The Amicus union has defiantly rejected a cynical offer by Rolls Royce management for convenor Jerry Hicks to give up his fight for reinstatement in return for a £50,000 payoff.
The test area of the Rolls Royce Bristol plant, where Jerry is convenor, is now set to begin an indefinite strike from Monday following a two to one vote in a ballot.
Rolls Royce’s insulting offer came at a meeting of company directors and Jerry Hicks, who was accompanied by national union officials.
“The offer is an admission of guilt, but also a sign that Rolls Royce does not grasp the principles of the trade union movement,” said Jerry.
Rolls Royce workers are now rallying behind the slogan: “The union can’t be bought, Jerry’s not for sale.”
Also this week a tour of Rolls Royce’s UK plants to build support for the reinstatement fight began.
On Tuesday Jerry addressed a gate meeting at the East Kilbride plant and was due to speak at Barnoldswick on Wednesday on the way back to Bristol for a rally addressed by RMT union general secretary Bob Crow and Tony Benn.
The following day he was to speak at the Coventry plant, with others to follow.
“The purpose of the meetings is to launch a national levy and to lay the basis for further solidarity,” says Jerry.
The rest of the Bristol plant is also taking the first steps to ballot for action alongside the 95 workers in the test area.
The union has called a national demonstration on Friday 2 September, starting at 1pm from College Green, Park Street, Bristol.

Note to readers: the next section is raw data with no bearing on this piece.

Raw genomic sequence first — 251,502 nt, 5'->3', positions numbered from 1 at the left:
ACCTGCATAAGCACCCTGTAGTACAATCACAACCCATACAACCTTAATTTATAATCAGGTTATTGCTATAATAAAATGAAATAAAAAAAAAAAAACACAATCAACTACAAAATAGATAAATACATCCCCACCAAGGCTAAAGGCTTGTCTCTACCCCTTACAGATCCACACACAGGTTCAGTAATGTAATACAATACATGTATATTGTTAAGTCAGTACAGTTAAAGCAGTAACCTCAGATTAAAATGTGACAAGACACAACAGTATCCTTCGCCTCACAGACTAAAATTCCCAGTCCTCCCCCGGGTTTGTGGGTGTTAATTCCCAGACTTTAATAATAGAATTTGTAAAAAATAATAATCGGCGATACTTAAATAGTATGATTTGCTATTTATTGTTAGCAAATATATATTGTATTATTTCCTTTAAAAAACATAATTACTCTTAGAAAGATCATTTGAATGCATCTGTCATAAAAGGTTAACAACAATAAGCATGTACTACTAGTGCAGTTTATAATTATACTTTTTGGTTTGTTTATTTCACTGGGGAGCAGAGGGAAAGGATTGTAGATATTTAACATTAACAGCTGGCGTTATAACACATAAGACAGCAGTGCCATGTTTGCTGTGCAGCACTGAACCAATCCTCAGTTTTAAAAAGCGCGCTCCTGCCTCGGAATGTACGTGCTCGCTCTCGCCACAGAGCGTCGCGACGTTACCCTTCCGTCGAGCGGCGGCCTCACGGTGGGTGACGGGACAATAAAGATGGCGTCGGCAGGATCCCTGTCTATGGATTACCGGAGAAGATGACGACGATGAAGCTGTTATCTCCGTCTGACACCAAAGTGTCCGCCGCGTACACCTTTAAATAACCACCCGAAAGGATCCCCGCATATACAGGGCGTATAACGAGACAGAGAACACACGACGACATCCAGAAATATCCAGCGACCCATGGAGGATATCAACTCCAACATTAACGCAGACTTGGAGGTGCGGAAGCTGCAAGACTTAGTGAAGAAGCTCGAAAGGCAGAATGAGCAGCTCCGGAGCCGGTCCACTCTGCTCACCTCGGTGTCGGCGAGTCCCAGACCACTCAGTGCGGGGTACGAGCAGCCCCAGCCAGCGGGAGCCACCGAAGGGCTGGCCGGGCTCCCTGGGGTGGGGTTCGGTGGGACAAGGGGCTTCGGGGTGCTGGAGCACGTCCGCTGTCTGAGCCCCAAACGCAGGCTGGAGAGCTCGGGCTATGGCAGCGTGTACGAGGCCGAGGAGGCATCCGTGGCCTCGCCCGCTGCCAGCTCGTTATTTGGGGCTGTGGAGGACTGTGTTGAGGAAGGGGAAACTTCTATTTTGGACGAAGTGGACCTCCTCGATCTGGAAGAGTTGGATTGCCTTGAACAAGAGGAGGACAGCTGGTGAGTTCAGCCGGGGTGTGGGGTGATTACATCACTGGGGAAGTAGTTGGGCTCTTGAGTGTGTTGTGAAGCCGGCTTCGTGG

It is a focus for not only Amicus, but also for members of other unions. Amicus branches across Britain are being encouraged to lay on transport.
“We’ve had tremendous support so far,” says Jerry. “This is a very serious fight for the whole trade union movement.
“We are now looking to up the level of support. Finance is crucial and so is ensuring a big turnout at the demonstration.”
The backing from Amicus nationally and the many hundreds of messages of support have already created a climate where Rolls Royce workers feel more confident.
The Amicus national leaflet clearly argues that in sacking Jerry, who is also a national executive member of the union, Rolls Royce has launched an attack on the whole trade union movement.
There are echoes of the kind of union-busting US managers are trying at the Gate Gourmet company at Heathrow airport.
For the first time in Rolls Royce’s history it recently appointed a senior human resources manager from the US, Bob Plummer, who worked on management training programmes in the US.
Rolls Royce’s Bristol site is earmarked for a new plant, which will be central to the company making anticipated profits of up to £1 billion a year in five years time.
Since the disciplinary action first started, Rolls workers at Bristol have been clear this is a concerted move to get rid of an effective union representative so as to leave the whole workforce cowering.
But the fact that Rolls has already lost an interim employment tribunal and has now come up with a financial offer shows that it is worried about the impending strike in the test area and the possibility of wider action.
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